This article outlines the appropriate and effective technique for using a corticosteroid nasal spray. If these sprays are used inappropriately, they will be ineffective and might reduce the patient’s adherence to the treatment. Nurses can use the information in this article to advise patients on the appropriate technique for using a corticosteroid nasal spray.
Topical corticosteroid nasal sprays are commonly used to treat seasonal and persistent allergic rhinitis, which cause inflammation inside the nose and can lead to nasal blockage. Where inflammation inside the nose is the predominant symptom of nonallergic rhinitis, corticosteroid nasal sprays can also be used as a treatment modality.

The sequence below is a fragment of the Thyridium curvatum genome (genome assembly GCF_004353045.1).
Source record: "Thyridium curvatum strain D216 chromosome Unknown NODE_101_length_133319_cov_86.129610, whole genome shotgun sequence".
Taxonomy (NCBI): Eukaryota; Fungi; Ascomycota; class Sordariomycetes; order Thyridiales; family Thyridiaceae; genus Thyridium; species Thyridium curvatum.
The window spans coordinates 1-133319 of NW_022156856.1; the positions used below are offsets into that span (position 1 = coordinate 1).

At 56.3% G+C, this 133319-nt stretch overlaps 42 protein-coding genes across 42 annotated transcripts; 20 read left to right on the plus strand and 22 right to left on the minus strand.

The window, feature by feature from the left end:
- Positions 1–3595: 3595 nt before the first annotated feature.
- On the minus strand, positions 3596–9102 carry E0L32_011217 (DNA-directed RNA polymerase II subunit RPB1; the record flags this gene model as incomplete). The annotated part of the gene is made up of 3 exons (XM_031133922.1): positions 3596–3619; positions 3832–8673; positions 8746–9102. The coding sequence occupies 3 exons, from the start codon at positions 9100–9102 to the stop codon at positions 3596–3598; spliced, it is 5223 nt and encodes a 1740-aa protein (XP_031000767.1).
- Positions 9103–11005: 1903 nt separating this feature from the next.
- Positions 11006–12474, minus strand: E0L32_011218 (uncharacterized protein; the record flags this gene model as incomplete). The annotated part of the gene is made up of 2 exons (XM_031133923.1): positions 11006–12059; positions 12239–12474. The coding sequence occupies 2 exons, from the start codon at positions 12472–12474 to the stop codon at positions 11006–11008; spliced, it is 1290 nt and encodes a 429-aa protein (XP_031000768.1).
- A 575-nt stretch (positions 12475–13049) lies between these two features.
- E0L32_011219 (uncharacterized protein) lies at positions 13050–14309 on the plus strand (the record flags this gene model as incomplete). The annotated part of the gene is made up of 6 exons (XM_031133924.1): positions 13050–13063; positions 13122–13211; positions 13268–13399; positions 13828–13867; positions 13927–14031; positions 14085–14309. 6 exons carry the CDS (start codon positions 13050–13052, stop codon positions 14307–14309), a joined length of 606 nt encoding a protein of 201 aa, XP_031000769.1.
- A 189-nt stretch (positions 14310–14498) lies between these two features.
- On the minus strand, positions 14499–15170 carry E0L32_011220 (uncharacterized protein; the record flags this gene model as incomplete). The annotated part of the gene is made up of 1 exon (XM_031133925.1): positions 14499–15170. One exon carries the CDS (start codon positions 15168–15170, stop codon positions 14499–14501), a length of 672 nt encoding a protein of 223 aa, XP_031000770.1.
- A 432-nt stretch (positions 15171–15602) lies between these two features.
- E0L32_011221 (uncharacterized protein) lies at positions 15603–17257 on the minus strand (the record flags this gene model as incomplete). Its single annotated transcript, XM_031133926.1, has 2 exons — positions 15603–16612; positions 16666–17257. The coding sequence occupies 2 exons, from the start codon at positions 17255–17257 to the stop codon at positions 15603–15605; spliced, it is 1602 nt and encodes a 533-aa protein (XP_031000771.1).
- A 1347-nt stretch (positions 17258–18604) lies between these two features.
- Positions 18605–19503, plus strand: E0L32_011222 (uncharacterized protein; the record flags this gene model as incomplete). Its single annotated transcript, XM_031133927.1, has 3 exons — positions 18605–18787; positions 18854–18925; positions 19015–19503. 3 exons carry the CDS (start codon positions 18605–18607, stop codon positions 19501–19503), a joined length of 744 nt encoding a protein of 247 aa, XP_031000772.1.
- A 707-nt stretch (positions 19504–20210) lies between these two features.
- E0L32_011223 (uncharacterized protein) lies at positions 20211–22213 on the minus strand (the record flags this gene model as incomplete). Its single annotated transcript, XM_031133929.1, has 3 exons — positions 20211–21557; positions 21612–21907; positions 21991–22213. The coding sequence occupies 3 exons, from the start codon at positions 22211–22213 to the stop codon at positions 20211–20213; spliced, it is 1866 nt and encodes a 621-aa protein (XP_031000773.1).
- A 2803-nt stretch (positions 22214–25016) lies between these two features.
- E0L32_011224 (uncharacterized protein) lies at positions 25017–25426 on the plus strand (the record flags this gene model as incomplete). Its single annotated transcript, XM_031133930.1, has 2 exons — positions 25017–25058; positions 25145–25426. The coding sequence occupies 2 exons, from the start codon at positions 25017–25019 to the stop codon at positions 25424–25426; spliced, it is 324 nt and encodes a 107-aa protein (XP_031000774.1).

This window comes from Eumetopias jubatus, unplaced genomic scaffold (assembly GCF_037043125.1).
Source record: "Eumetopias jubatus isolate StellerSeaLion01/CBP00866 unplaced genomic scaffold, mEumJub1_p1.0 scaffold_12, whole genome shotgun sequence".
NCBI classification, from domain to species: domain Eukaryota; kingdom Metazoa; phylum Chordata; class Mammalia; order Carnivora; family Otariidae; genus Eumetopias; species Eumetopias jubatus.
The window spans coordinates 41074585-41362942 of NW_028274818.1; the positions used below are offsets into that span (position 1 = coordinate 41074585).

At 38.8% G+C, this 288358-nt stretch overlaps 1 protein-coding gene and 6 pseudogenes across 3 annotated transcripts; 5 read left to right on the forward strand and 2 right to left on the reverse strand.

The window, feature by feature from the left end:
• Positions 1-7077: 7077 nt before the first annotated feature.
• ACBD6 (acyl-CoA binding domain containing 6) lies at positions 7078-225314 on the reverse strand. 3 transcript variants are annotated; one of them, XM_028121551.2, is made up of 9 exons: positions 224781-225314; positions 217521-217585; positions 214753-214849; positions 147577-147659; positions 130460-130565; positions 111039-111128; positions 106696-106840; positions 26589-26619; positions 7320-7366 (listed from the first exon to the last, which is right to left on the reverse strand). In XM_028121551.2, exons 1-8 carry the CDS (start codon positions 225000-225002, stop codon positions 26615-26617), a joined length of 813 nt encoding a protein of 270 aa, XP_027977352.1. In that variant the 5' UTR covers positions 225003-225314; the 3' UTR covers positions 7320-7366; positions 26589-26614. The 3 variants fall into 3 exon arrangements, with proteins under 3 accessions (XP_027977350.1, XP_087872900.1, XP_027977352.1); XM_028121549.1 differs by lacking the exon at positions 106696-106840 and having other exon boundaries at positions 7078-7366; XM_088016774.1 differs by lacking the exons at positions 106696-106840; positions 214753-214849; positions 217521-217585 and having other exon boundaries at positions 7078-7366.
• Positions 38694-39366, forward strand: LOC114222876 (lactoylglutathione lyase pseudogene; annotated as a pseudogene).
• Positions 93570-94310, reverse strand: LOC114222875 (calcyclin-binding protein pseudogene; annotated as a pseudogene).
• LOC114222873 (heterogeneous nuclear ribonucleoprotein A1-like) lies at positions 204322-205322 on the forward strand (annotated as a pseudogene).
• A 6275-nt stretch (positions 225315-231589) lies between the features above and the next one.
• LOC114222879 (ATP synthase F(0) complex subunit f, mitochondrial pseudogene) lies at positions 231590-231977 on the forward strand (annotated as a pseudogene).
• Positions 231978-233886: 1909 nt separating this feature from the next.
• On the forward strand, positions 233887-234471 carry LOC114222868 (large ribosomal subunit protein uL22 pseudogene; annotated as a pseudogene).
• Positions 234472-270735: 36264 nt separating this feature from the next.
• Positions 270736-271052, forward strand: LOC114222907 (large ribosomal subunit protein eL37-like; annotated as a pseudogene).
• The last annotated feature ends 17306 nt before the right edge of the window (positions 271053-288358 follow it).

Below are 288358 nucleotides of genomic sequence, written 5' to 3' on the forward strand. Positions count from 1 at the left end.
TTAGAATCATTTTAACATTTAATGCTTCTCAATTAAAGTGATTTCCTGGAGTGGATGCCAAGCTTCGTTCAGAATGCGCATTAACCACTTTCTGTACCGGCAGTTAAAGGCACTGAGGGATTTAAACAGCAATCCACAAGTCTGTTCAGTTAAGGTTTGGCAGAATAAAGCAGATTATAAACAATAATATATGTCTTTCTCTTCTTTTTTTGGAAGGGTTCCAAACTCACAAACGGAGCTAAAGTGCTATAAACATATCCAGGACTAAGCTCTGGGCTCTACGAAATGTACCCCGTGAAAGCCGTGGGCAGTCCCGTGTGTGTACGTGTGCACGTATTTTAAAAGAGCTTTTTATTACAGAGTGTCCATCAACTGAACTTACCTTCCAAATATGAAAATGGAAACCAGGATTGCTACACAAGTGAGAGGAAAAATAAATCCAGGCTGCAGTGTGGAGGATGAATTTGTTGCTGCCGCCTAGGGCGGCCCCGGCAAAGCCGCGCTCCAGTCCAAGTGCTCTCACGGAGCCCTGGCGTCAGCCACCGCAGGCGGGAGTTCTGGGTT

Corticosteroid nasal sprays do not reduce inflammation immediately and can take up to two weeks before the patient experiences the benefits of using the spray. Patients should be made aware that a corticosteroid nasal spray does not work immediately and requires daily use to become effective.
Preparing the nose through cleansing, for example by performing nasal douching, is recommended as an adjunctive treatment.
‘How to’ articles can help update your practice and ensure it remains evidence based. Apply this article to your practice. Reflect on and write a short account of:
How you think this article will change your practice.
How you could use this information to educate your patients and colleagues on the appropriate technique for using a corticosteroid nasal spray.
Nursing Standard. 31, 52, 41-43. doi: 10.7748/ns.2017.e10684Correspondence
This article is subject to external double-blind peer review and checked for plagiarism using automated softwareConflict of interest
Received: 09 September 2016
Accepted: 31 May 2017
Alternatively, you can purchase access to this article for the next seven days. Buy now